When all is said and done, even though the story didn’t resonate with me as much as I’d hoped, I can’t help but recommend 8-Bit Christmas purely on the richness of the 80s pop culture experience. There are enough obscure observations to balance the obvious references and that alone makes the book a worthwhile read.  It’s so literally heavy and densely packed, it’s like the fruitcake of 80s nostalgia novels…

My Beastmen…

Sometimes I have to remind myself that not every post has to be something precious where I do a bunch of research and try and dig into my memories of the 80s.  Sometimes I can just throw up a picture of my Beastmen…

31 Days of Monsters, Days 16 & 17: Cute Little Gobllins and one ugly Gorgon!

Alright, with today’s two monster animation cels I’ve finally gotten caught up on my 31 Days of Monsters Countdown!  These cover days 16 & 17, and once again features creatures from both the Filmation and Real Ghostbusters cartoons.  First up is this cel/production photocopy background from the Filmation show featuring the main gorgon herself, Medusa!

Unfortunately Eddie Spencer, Jr. is part of the photocopy in this image, but it does go really well paired with the Medusa cel (and seeing as how he’s holding up a mirror I can pretty safely assume that this is an accurate background image.)

Though it would have been nice to get a cel that showed her full face, I’m going to go ahead and make the claim that I didn’t want to inadvertently turn any Branded readers into stone.  Yeah, that’s the ticket (said in my best imitation of Jon Lovitz…)

Next up we have this cute little guy from the Real Ghostbusters cartoon…

Unfortunately I can’t quite place this character from a specific episode at the moment.  I’ve been watching so many episodes lately that my brain is becoming fried and resembles a ghost trap after it’s just slammed shut and is still smoking…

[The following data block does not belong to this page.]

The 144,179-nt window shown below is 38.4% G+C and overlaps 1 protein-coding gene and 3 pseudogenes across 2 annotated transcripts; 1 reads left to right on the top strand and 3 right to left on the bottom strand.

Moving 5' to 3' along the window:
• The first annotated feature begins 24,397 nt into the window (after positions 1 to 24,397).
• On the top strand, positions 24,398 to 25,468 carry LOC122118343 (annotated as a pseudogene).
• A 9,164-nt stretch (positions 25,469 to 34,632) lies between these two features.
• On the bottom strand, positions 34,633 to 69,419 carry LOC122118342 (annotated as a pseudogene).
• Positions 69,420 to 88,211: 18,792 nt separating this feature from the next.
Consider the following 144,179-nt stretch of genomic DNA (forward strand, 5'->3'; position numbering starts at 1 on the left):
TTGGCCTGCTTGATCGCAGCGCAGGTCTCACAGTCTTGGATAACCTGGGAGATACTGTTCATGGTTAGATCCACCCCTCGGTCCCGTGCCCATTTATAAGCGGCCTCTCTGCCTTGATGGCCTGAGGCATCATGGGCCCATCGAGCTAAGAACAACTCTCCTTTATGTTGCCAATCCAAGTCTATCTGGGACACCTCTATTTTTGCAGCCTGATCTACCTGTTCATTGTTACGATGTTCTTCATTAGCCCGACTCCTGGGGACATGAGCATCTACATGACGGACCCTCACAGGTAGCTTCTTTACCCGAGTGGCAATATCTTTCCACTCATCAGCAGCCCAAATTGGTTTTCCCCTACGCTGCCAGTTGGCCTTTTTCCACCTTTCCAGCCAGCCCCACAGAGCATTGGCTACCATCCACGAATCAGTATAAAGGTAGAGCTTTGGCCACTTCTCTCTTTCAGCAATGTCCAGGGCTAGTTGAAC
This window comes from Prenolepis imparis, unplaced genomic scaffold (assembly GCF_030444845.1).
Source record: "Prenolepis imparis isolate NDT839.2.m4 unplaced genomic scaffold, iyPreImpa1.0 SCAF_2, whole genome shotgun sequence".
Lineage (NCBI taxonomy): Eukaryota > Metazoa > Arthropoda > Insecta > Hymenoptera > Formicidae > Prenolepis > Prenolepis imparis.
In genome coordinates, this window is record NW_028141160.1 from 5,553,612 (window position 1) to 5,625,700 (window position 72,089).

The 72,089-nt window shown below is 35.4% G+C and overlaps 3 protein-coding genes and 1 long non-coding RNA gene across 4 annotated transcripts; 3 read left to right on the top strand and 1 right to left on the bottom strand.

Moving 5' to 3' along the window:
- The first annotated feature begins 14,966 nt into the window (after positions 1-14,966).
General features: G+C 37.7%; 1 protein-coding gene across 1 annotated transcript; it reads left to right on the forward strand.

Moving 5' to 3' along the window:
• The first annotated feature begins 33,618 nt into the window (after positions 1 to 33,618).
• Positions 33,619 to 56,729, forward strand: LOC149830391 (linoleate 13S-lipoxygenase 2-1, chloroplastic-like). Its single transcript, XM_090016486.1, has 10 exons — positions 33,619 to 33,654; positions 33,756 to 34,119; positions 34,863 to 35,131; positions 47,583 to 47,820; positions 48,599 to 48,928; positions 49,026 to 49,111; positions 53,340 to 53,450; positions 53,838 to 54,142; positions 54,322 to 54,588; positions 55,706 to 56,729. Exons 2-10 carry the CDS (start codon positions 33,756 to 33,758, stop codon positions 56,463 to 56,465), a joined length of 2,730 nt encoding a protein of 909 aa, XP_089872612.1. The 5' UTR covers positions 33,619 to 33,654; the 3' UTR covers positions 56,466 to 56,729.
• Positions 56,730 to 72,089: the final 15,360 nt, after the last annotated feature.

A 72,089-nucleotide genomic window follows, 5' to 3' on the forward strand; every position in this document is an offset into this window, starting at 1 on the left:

So come back each day this month for a new monster animation cel, and also, for more Halloween-y fun all month long, be sure to check out the Countdown to Halloween website for the complete list of sites participating in this year’s spooky fun.  John Rozum has been working hard compiling the list, and it looks like there is a lot of awesome sites already signed up.

31 Days of Monsters, Days 14 & 15: Of Witches and Brat-A-Rats!

Still playing catch-up this week, so I have another double feature of monster animation cels to share today.  Being the 16th, we’re officially at the halfway point of the season, a time to start making those last minute costume plans and to start looking for sales on jumbo bags of candy to hand out to the kids!  Also, I’ve gone though the responses to the Monster Cereal Prints Scavenger Hunt Contest, and will be sending out notices to the winners via e-mail.  Thanks again to Manny Galán of Cartoon Lagoon Studios for the prize packs and remember that you still have a chance to win a set of these awesome prints (signed by Galán and the voice actors of the Monsters) by heading over to the Strange Kids Club and submitting your very own cereal monster creation!